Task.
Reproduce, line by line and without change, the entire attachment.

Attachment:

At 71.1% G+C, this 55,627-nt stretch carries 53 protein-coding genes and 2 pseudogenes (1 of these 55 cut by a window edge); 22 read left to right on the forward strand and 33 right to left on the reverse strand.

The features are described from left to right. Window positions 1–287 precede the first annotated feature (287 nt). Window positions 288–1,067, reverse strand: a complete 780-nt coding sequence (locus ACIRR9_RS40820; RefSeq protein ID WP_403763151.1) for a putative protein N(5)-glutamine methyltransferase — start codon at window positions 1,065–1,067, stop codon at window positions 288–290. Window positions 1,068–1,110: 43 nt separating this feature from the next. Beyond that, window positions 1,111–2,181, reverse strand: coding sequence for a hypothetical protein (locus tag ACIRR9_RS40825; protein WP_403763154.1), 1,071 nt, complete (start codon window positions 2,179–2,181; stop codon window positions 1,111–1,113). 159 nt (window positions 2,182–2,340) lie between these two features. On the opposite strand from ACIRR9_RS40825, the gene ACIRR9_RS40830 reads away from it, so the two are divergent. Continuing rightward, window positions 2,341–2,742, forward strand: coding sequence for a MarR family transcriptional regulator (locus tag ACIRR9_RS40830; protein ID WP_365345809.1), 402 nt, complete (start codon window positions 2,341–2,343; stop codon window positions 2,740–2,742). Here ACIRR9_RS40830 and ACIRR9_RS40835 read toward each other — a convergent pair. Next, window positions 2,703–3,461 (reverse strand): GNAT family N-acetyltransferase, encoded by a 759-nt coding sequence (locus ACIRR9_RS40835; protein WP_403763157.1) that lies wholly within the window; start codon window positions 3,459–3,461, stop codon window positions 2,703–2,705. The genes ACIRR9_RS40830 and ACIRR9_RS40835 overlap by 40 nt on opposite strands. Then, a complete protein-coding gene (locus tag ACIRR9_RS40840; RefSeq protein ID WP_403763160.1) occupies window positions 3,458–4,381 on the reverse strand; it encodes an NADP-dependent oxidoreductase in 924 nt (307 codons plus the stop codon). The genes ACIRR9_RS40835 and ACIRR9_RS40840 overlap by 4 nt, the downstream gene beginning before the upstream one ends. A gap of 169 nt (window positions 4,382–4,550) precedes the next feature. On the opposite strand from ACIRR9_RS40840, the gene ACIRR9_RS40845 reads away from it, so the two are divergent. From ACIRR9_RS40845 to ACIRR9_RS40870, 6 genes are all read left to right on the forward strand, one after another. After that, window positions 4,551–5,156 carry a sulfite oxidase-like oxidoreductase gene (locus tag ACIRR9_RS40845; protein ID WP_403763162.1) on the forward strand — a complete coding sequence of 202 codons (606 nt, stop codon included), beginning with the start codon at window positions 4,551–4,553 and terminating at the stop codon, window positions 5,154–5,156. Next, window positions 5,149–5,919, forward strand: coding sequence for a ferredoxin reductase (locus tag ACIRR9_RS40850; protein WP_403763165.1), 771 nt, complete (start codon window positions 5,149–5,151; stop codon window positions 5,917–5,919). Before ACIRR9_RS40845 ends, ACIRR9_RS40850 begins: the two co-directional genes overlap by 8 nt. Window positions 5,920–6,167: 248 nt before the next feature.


At 71.1% G+C, this 55,627-nt stretch carries 53 protein-coding genes and 2 pseudogenes (1 of these 55 cut by a window edge); 22 read left to right on the forward strand and 33 right to left on the reverse strand.

The features are described from left to right. Window positions 1–287 precede the first annotated feature (287 nt). Window positions 288–1,067, reverse strand: a complete 780-nt coding sequence (locus ACIRR9_RS40820; RefSeq protein ID WP_403763151.1) for a putative protein N(5)-glutamine methyltransferase — start codon at window positions 1,065–1,067, stop codon at window positions 288–290. Window positions 1,068–1,110: 43 nt separating this feature from the next. Beyond that, window positions 1,111–2,181, reverse strand: coding sequence for a hypothetical protein (locus tag ACIRR9_RS40825; protein WP_403763154.1), 1,071 nt, complete (start codon window positions 2,179–2,181; stop codon window positions 1,111–1,113). 159 nt (window positions 2,182–2,340) lie between these two features. On the opposite strand from ACIRR9_RS40825, the gene ACIRR9_RS40830 reads away from it, so the two are divergent. Continuing rightward, window positions 2,341–2,742, forward strand: coding sequence for a MarR family transcriptional regulator (locus tag ACIRR9_RS40830; protein ID WP_365345809.1), 402 nt, complete (start codon window positions 2,341–2,343; stop codon window positions 2,740–2,742). Here ACIRR9_RS40830 and ACIRR9_RS40835 read toward each other — a convergent pair. Next, window positions 2,703–3,461 (reverse strand): GNAT family N-acetyltransferase, encoded by a 759-nt coding sequence (locus ACIRR9_RS40835; protein WP_403763157.1) that lies wholly within the window; start codon window positions 3,459–3,461, stop codon window positions 2,703–2,705. The genes ACIRR9_RS40830 and ACIRR9_RS40835 overlap by 40 nt on opposite strands. Then, a complete protein-coding gene (locus tag ACIRR9_RS40840; RefSeq protein ID WP_403763160.1) occupies window positions 3,458–4,381 on the reverse strand; it encodes an NADP-dependent oxidoreductase in 924 nt (307 codons plus the stop codon). The genes ACIRR9_RS40835 and ACIRR9_RS40840 overlap by 4 nt, the downstream gene beginning before the upstream one ends. A gap of 169 nt (window positions 4,382–4,550) precedes the next feature. On the opposite strand from ACIRR9_RS40840, the gene ACIRR9_RS40845 reads away from it, so the two are divergent. From ACIRR9_RS40845 to ACIRR9_RS40870, 6 genes are all read left to right on the forward strand, one after another. After that, window positions 4,551–5,156 carry a sulfite oxidase-like oxidoreductase gene (locus tag ACIRR9_RS40845; protein ID WP_403763162.1) on the forward strand — a complete coding sequence of 202 codons (606 nt, stop codon included), beginning with the start codon at window positions 4,551–4,553 and terminating at the stop codon, window positions 5,154–5,156. Next, window positions 5,149–5,919, forward strand: coding sequence for a ferredoxin reductase (locus tag ACIRR9_RS40850; protein WP_403763165.1), 771 nt, complete (start codon window positions 5,149–5,151; stop codon window positions 5,917–5,919). Before ACIRR9_RS40845 ends, ACIRR9_RS40850 begins: the two co-directional genes overlap by 8 nt. Window positions 5,920–6,167: 248 nt before the next feature.